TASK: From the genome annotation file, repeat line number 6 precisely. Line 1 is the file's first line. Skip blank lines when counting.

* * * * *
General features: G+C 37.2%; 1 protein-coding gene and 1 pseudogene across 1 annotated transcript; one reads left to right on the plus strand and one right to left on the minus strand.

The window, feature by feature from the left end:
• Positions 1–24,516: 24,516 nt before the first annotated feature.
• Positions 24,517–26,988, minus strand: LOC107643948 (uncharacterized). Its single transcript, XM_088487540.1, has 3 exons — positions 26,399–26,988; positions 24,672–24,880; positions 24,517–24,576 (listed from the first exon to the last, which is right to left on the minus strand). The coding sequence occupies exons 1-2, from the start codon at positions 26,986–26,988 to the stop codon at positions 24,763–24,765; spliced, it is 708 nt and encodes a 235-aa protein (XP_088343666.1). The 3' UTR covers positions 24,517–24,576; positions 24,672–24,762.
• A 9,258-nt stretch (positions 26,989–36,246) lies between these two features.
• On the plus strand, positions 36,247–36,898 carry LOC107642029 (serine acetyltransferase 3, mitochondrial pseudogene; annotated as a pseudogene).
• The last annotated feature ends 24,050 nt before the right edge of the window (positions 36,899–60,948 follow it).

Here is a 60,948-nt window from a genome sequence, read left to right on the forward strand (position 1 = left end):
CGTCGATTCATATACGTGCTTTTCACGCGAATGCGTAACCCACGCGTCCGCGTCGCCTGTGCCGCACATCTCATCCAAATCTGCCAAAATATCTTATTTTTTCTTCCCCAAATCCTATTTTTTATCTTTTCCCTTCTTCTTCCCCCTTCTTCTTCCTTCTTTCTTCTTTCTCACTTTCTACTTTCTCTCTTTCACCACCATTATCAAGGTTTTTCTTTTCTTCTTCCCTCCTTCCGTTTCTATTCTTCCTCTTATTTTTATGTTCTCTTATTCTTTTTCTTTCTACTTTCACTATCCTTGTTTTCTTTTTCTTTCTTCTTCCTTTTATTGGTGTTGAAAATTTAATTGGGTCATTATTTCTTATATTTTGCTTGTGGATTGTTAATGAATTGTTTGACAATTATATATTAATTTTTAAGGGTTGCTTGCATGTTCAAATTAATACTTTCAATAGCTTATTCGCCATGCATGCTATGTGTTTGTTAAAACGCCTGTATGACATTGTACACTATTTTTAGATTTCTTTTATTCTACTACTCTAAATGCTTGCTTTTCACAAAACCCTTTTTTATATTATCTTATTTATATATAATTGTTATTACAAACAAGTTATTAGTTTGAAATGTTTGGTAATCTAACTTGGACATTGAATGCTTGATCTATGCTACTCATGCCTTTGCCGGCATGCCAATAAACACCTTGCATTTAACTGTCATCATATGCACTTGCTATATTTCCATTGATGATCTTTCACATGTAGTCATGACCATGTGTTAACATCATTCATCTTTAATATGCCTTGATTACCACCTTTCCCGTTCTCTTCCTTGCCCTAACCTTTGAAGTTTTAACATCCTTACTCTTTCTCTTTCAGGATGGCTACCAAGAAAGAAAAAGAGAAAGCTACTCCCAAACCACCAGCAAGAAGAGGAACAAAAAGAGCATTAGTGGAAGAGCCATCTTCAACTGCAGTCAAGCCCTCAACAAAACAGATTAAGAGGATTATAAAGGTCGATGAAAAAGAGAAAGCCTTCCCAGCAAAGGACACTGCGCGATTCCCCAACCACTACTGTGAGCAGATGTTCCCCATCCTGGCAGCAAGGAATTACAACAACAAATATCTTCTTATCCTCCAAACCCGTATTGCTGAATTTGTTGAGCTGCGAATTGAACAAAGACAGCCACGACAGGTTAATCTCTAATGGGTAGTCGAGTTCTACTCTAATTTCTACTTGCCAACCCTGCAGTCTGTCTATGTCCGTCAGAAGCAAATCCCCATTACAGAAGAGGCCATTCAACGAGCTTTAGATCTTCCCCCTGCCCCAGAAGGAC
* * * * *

• On the plus strand, positions 36,247–36,898 carry LOC107642029 (serine acetyltransferase 3, mitochondrial pseudogene; annotated as a pseudogene).